Kathmandu to Luxury Lhasa
A detour proves welcome
Kathmandu was mellow but fun, Lhasa was a life of luxury and huge meals
Our expedition begins in the historic and peaceful city of Kathmandu; if you have been reading the international press you might wonder about the peaceful bit, but we can assure you it is. The rest of the country (apart from the Everest region) is suffering a Maoist insurgency, a small number of hardcore fighters making a lot of trouble. See our Political and security assessment for Nepal for some background.
You can only be sure someone is on the expedition when the money is paid; Sukhi Sukhwinder from the Punjab, India, arrived on 30 March, paid that afternoon, we processed her expedition permit from scratch on the 31st and she left Kathmandu with the crew on the 1st of April - the Explore Himalaya office is efficient!
More on Sukhi's amazing story later.
The crew and Sukhi left earlier than our original plan because there were rumours of a strike on the road from the 2nd to the 12th of April so Jamie sent the crew in early.
Always pleasant, we took it easy here with only a few beers at lunch time and no late nights (Jamie's 5am just before everyone arrived doesn't count). The first sickness was Jamie, Kathmandu resident, but the drugs may have worked, or else evenings at Sam's and New Orleans:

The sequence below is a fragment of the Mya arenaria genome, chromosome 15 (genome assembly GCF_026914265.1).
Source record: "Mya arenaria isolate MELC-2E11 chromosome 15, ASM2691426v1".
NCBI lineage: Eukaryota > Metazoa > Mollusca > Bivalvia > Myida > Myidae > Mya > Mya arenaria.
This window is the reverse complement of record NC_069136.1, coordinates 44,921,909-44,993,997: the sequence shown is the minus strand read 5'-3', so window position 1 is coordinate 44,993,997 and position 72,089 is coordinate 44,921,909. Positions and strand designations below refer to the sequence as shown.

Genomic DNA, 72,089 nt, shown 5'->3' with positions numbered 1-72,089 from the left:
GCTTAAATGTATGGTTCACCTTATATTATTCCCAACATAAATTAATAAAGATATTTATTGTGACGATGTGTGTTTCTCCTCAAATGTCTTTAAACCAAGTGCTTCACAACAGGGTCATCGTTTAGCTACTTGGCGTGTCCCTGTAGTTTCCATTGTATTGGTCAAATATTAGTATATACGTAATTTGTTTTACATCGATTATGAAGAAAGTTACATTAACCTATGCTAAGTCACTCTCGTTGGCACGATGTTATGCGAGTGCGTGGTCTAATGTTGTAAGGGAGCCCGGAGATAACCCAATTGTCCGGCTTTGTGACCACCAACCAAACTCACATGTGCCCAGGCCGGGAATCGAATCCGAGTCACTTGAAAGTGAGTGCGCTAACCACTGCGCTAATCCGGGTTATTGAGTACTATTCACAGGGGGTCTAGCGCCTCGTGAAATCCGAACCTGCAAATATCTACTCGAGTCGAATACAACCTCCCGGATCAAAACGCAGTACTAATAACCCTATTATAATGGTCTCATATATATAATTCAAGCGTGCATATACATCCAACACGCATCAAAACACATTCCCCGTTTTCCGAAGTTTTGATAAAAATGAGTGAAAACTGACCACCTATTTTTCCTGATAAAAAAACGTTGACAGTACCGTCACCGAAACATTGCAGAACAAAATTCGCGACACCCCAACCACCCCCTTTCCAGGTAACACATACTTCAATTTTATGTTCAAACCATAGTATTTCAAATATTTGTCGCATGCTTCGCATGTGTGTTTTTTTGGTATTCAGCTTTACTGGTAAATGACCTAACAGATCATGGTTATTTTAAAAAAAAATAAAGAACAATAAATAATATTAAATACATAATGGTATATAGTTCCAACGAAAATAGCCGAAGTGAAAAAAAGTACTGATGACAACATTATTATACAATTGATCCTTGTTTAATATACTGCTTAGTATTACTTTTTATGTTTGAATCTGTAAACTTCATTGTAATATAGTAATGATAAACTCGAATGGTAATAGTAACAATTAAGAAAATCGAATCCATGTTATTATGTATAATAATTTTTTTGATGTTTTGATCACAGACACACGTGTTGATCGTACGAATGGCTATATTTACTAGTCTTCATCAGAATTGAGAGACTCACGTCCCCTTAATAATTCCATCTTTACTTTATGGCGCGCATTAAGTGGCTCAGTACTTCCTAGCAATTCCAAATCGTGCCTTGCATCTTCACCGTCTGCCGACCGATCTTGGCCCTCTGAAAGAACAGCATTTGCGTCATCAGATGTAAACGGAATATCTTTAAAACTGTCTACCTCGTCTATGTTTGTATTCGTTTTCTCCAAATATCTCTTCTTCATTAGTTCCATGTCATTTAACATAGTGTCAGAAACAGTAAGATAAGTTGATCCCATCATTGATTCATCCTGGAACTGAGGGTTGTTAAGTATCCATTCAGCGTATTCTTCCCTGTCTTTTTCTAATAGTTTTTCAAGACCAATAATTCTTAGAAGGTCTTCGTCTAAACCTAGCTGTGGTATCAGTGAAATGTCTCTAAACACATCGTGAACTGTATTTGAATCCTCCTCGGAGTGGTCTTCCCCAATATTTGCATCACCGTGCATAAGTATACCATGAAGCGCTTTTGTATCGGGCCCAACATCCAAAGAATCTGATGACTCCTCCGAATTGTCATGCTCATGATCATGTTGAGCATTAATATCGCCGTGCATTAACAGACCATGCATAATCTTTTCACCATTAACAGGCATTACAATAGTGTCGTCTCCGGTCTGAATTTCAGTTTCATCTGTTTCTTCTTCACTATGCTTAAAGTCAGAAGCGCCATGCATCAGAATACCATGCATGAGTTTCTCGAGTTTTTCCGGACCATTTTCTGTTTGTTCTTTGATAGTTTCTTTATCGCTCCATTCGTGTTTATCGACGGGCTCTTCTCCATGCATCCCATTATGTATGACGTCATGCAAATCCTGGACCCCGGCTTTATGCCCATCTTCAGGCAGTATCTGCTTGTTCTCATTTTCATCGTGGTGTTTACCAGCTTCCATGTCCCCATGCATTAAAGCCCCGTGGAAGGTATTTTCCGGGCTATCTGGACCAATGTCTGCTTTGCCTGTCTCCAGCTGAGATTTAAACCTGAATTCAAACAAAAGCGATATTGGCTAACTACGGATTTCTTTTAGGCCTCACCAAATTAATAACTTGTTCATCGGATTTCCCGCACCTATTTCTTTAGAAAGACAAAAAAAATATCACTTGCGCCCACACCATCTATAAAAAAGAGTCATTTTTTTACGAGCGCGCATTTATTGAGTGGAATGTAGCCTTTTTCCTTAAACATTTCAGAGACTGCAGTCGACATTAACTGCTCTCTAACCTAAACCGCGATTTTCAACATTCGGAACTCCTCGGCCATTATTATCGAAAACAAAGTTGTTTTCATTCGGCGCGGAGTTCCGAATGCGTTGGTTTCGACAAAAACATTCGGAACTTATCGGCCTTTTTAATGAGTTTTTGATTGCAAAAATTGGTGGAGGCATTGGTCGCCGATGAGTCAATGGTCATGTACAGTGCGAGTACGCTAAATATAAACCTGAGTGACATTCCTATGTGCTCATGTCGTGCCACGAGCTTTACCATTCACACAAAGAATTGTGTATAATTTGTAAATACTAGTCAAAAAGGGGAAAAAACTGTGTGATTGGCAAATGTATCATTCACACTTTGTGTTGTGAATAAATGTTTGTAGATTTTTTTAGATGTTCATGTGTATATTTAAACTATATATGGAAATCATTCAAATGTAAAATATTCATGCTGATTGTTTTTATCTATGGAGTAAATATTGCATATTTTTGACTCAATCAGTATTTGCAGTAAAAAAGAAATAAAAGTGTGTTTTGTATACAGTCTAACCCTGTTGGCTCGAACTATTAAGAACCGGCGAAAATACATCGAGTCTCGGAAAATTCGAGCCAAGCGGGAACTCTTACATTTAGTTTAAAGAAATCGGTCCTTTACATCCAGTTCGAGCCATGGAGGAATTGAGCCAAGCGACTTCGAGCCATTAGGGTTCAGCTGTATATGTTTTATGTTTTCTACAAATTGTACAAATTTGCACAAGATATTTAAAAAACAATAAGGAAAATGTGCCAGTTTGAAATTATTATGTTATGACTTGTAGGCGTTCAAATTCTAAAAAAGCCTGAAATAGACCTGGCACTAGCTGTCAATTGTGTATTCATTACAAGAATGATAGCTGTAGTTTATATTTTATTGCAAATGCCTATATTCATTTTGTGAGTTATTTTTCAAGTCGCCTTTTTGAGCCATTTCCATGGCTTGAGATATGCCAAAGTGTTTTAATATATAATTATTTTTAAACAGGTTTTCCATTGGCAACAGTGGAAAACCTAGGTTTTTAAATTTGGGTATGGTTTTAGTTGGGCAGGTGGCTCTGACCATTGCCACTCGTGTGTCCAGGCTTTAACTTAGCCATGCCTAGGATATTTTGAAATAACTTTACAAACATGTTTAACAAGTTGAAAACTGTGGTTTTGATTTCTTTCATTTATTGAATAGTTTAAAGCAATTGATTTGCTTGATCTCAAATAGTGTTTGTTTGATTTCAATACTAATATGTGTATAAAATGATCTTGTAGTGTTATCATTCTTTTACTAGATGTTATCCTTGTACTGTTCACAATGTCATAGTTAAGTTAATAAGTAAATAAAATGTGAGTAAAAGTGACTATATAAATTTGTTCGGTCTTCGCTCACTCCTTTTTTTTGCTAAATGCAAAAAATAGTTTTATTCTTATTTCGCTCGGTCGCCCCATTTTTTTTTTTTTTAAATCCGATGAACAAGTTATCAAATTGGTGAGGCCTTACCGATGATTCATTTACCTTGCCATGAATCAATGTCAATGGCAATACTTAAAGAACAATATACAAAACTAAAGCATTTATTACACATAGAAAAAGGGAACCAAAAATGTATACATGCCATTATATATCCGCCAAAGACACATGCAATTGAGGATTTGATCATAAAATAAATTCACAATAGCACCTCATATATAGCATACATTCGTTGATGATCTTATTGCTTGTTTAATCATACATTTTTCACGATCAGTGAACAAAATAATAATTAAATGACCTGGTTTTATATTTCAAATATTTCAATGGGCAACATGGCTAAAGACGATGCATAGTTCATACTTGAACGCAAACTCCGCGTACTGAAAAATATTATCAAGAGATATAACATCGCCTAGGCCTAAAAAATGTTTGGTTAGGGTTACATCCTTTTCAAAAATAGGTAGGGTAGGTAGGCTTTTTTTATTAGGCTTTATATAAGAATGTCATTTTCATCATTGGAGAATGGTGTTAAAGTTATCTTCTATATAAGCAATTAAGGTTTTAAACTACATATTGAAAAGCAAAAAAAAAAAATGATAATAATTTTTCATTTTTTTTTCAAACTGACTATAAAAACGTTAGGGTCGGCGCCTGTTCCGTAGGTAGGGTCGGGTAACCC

5 April - to Lhasa
The Maoists caused unexpected luxury; there was a strike on the road to Tibet so instead we flew to Lhasa with a view of Everest included. After the laughably dire accommodations on the Zhangmu-Nyalam-Tingri route we were shocked at the upscale start in Lhasa, not the hardcore expedition beginning, but we weren't complaining.
The gleaming airport building was just the beginning, the Great Tibetan Mountaineering Hotel felt absolutely brand new, the sheets luxuriously soft and what hot water!
We all had altitude headaches - Lhasa is at around 3600m, but these were easily cured with drugs. There was no loss of appetite though:
Of course the real reason to visit Lhasa is the awe-inspiring Potala Palace:
In the Potala some Americans (and not ours) enlivened the tour with questions such as do the Dalai Lama's children still live here? (He is of course a celibate monk, the lineage is perpetuated by reincarnation) and while admiring the 3721kg gold 5th Dalai Lama's stupa, right after the guide explained this the question came "that must weight a lot, how much does that weigh?"??? Several smartarses quoted 3721 kilograms!...
The Jokhang is the holiest gompa - temple - in Tibet, an atmospheric place but no photos allowed inside.
After acclimatising in Lhasa the road trip to Everest BC began...
© Jamie McGuinness - Project-Himalaya.com - 2005